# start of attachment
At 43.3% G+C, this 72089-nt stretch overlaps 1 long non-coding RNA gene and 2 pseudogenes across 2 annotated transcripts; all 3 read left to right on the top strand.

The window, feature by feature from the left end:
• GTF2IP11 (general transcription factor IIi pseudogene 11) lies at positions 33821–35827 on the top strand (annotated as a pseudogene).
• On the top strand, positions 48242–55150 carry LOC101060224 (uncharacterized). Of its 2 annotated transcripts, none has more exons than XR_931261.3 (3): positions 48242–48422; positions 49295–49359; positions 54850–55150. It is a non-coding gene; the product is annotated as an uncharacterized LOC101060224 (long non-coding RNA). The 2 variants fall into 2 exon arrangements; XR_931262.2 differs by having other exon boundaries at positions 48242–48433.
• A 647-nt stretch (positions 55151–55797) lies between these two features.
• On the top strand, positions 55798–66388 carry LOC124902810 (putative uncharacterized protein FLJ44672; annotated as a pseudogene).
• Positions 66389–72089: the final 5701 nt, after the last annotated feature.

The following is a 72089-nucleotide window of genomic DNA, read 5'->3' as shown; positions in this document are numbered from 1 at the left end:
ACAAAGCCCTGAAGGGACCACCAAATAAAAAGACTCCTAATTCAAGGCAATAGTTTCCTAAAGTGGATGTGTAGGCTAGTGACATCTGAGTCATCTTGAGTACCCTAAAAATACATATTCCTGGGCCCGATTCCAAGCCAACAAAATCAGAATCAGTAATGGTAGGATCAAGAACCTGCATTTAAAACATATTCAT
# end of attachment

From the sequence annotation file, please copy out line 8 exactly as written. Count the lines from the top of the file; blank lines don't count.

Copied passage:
The following is a 72089-nucleotide window of genomic DNA, read 5'->3' as shown; positions in this document are numbered from 1 at the left end: